Cost-Effective Traction for Arthroscopic Shoulder Surgery


The application of traction has enhanced views during arthroscopic shoulder surgery, easing visualization and accurate intervention within the shoulder joint and the subacromial space. Many innovative traction techniques are currently employed, including the use of padded traction equipment attached to boom arms and further, pedal-activated, hydraulic traction equipment. Variations in patient positioning and cost-benefit analysis of the use of traction in both beach chair and lateral decubitus positions have been performed in the literature. We demonstrate the use of readily available, simple and inexpensive resources in the beach chair position, allowing the application of traction with minimal set-up time and complexity. Initial equipment outlay requires a drip stand attached to a clamp at the end of the operating trolley, permitting a hook to be applied to the arm that is attached to traction cord and weights. We minimized the cost of ongoing consumable items per case to include a stockinette and benzoic tincture. The theatre team experiences a short learning curve associated with the ease of reliability and reproducibility of this technique.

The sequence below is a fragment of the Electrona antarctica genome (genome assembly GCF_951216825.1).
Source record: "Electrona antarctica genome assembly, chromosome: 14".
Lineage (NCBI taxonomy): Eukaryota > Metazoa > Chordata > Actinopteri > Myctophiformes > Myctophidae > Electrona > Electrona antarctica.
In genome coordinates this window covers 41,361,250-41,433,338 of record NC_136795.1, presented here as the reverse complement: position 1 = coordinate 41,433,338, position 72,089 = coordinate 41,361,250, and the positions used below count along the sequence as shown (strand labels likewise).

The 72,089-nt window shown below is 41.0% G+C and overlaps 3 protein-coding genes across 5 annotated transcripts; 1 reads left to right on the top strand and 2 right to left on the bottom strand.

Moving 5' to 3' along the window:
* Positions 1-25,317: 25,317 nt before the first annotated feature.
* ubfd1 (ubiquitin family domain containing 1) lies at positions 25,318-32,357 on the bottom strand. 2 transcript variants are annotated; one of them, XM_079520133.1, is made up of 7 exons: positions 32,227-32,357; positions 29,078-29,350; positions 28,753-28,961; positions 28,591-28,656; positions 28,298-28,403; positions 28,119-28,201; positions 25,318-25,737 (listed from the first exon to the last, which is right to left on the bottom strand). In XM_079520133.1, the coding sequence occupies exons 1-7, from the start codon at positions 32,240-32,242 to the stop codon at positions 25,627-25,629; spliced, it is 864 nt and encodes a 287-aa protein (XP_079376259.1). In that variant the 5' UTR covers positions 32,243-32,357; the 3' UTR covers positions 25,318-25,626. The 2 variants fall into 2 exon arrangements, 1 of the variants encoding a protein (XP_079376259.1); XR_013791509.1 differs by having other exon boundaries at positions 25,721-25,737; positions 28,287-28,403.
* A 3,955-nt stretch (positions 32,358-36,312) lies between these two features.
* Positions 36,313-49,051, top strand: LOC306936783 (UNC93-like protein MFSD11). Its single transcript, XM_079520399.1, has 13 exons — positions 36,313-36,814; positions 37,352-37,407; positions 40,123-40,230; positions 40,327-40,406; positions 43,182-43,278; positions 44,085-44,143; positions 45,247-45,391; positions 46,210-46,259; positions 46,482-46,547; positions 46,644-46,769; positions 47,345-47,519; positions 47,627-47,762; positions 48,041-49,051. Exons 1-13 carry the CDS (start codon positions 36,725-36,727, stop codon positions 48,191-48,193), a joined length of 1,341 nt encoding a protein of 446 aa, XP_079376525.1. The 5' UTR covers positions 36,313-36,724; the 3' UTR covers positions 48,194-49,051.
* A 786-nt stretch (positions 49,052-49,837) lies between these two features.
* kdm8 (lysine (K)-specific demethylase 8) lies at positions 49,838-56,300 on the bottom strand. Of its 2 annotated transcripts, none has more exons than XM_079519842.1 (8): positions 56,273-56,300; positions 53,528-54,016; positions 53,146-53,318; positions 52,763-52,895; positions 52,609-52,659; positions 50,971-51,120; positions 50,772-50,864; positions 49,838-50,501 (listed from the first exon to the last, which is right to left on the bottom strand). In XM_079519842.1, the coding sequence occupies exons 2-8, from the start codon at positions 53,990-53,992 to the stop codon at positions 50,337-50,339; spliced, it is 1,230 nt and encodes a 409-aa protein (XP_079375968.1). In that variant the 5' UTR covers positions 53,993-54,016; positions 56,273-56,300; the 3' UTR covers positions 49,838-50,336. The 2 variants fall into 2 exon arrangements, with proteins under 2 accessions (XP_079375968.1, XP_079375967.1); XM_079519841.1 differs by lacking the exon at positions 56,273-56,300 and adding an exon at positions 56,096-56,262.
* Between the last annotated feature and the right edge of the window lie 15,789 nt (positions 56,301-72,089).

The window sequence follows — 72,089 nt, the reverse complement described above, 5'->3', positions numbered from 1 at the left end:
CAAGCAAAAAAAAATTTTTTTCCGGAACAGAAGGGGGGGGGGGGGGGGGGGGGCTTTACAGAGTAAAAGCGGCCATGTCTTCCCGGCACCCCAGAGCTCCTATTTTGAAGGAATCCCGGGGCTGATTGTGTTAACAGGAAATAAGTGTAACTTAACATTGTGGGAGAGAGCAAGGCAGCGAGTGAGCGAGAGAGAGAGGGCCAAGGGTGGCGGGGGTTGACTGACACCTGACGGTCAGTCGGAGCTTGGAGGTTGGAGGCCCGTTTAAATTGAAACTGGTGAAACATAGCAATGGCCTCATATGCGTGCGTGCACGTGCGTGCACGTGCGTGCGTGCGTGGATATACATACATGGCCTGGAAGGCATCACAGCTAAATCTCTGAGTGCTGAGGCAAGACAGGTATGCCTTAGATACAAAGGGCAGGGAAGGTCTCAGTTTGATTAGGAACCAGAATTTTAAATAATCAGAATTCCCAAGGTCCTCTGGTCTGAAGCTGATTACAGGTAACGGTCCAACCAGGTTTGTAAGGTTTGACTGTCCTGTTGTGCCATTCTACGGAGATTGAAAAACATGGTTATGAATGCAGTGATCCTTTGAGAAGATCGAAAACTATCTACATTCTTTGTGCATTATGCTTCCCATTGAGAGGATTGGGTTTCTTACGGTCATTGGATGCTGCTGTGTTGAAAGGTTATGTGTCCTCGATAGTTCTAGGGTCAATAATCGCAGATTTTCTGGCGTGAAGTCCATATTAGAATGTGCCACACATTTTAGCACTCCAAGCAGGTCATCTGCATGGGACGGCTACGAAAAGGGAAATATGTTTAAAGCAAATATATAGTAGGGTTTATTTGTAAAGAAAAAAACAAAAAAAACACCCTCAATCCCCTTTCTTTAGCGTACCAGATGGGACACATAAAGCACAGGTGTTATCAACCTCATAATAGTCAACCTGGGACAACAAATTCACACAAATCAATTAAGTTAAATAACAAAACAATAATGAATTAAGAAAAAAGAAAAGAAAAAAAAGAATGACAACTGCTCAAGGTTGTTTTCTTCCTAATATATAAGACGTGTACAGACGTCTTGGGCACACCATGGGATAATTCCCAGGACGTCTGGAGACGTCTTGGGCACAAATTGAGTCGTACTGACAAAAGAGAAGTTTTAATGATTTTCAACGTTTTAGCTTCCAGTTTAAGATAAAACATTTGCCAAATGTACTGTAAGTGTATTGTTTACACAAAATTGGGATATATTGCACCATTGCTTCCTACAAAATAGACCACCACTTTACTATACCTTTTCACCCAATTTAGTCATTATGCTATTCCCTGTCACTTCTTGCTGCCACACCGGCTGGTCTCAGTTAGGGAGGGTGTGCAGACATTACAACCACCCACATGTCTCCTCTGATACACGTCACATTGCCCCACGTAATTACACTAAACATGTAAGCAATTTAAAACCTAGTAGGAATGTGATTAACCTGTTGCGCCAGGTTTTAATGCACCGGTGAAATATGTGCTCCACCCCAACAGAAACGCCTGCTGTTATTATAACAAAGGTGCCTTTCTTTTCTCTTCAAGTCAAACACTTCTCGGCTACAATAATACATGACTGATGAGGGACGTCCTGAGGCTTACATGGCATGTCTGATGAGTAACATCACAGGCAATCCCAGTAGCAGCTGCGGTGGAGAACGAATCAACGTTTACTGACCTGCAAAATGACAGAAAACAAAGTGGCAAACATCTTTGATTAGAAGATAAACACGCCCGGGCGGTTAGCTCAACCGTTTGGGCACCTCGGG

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Ray, R. , Aung, H. and Corbett, S. (2014) Cost-Effective Traction for Arthroscopic Shoulder Surgery. Open Journal of Orthopedics, 4, 130-136. doi: 10.4236/ojo.2014.45022.

1. Introduction

The use of skin traction during arthroscopic shoulder surgery helps the joint to become distended, allowing better views intra-operatively. Access to the antero-inferior capsulo-labral complex during stabilizations may be compromised due to the surrounding soft tissues absorbing irrigation fluid. If the traction is maintained continuously, the surgeon is more likely to be able to complete the operation more speedily and without compromise. A similar situation arises when repairing rotator cuff tears in that the surgical field is continuously narrowing through soft tissue swelling. Traction allows a greater initial field of view thus permitting longer unimpeded surgical access.

It is well-recognized that traction is essential when placing patients in the lateral decubitus position for which boom arms are the preferred method. (Arthrex Snyder STaR SLEEVE, 3-point Shoulder Distraction System AR-1600M [1] ). This relatively expensive equipment is attached to the operating trolley via clamps on the opposite side of the surgeon, putting the arm in a flexed abducted position thought to be optimal to gain good views whilst laying in a lateral position [2] .

In a previous paper, comparing the lateral decubitus position to the beach chair position for shoulder arthroscopies, neither was shown to be superior with regards to setup, surgical visualization, access and risk [2] . However, we have selected the beach chair position as it negates the necessity to de-scrub, re-scrub and re-drape on switching to open surgery.